Chinese tourists in Japan have recently become exceptionally-valuable customers to many domestic retailers, thanks to their energetic shopping sprees.
Since the major Beijing-based portal site Sohu.com posted an article about “12 magical drugs you cannot miss in Japan” in October 2014, tourists who visited the Land of the Rising Sun began flooding drug stores in big cities like Tokyo and Osaka, which are the usual sightseeing destinations to buy these items in bulk.
Among the dozen items listed in Sohu’s web article, nearly half (five, to be exact) are products manufactured by Kobayashi Pharmaceutical.
Founded in “medicine town” in Osaka
Kobayashi is a pharmaceutical firm headquartered in Osaka since 1956, in a district named Doshomachi, which is historically known as a “medicine town” from as early as the Edo period (circa 1603-1868). A significant number of established drug makers in this country still keep their operational bases there to this day, including one of the leading players in the industry, Daiichi Sankyo.
To distinguish itself from the other big leaguers crowding the neighborhood, Kobayashi has remained consistent in its strategy to strengthen its competitive edge, primarily in the niche-drug market. Their niche products range widely, from pills for those concerned about obesity (Naishitoru) to fast-moving consumer goods (FMCG) like toilet deodorant (Bluelet) and breath freshener (Breath Care); these may not be life-or-death products but are well-received by many consumers as useful items to enhance their daily living.
While the anti-fat agent Naishitoru is one of the most recent additions to Kobayashi’s collection, Bluelet and Breath Care are longtime sellers that date back several decades. Bluelet was launched in 1969 as the company’s first product to advance into the FMCG market, when no other company was developing sanitation items that could both clean a toilet bowl and release a pleasant fragrance in bathrooms. Breath Care followed in mid-1970s, along with other successful products under the leadership of the then-president Kazumasa Kobayashi, who is now the chairman.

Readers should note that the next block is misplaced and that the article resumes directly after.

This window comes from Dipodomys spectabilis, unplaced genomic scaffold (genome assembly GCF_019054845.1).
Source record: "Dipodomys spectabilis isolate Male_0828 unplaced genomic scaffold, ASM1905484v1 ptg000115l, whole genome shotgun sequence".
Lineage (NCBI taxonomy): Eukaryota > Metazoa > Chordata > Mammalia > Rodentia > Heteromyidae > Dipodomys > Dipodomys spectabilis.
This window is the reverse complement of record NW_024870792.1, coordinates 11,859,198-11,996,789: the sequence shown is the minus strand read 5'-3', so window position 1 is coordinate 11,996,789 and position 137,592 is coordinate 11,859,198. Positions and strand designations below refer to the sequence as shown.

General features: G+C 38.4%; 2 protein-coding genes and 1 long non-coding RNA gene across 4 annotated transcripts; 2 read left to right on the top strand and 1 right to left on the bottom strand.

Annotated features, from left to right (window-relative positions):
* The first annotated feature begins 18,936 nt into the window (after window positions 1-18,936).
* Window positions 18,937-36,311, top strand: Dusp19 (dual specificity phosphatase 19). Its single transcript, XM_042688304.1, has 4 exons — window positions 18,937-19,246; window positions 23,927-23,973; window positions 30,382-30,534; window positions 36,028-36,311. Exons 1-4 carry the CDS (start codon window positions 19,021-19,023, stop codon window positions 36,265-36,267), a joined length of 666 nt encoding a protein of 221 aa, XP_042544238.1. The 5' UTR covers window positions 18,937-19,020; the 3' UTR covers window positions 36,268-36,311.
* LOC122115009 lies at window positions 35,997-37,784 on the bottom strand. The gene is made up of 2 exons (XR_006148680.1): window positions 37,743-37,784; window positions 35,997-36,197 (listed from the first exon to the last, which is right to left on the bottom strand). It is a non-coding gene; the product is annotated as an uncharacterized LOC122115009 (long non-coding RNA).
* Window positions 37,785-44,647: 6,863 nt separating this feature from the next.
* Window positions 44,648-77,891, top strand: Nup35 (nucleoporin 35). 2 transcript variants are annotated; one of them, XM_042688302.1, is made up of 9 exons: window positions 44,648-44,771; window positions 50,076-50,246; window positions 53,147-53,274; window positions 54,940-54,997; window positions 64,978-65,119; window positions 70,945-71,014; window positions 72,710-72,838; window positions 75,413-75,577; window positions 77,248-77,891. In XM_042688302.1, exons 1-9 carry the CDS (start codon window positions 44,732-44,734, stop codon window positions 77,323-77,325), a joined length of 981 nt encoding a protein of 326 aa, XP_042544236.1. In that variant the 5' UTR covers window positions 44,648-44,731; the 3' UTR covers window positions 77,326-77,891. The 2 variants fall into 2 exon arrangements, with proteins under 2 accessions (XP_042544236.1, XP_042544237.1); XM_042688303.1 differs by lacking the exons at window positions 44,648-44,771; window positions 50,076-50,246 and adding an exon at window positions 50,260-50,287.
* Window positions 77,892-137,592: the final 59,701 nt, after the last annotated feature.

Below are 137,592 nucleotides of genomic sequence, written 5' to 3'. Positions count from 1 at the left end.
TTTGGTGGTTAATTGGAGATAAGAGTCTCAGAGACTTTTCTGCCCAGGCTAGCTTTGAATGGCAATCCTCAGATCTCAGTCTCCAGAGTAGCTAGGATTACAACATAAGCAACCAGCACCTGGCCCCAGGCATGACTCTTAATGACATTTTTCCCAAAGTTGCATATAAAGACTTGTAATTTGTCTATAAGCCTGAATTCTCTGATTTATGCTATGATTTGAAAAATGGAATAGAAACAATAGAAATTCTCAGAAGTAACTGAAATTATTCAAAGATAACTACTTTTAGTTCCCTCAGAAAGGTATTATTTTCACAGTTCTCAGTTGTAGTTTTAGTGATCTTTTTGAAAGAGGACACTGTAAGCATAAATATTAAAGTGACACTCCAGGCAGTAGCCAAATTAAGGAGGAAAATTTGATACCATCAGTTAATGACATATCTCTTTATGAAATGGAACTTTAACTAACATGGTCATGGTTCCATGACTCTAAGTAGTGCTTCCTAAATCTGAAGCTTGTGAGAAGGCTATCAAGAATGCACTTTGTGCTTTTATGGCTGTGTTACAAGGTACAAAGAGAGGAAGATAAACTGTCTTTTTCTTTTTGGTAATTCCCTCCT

The must-buy items
The five medical items introduced in Sohu’s web article as must-buys in Japan include Netsusamashiito, Ammeltz Yoko Yoko, and Sakamukea, which are all Kobayashi’s flagship products.
Netsusamashiito, renamed as “Kool Fever” in English-speaking markets, is a gel sheet used for cooling the foreheads of patients with high fevers. It was released in 1994, when the mainstream fever-cooling product was Ice Pillow. Kool Fever became a huge hit and led to the development of its own new genre, which has now (as of 2015) grown into a 530 billion yen (about $4.4 billion) market, where Kobayashi enjoys the top 50+% share.
Other innovative products released by Kobayashi that developed into niche markets include Attonon, for accelerating the healing of cuts, bruises and burns, where Kobayashi dominates the market with a 95% share, and a medicated water for gargling through the nostrils called Hananoa, with which the company holds 64% share.
Ammeltz Yoko Yoko is an anti-inflammatory pain relief medicine that is applied directly to the affected areas and has been used widely for many years by those suffering from stiff shoulders, backaches, and muscle strains in this country.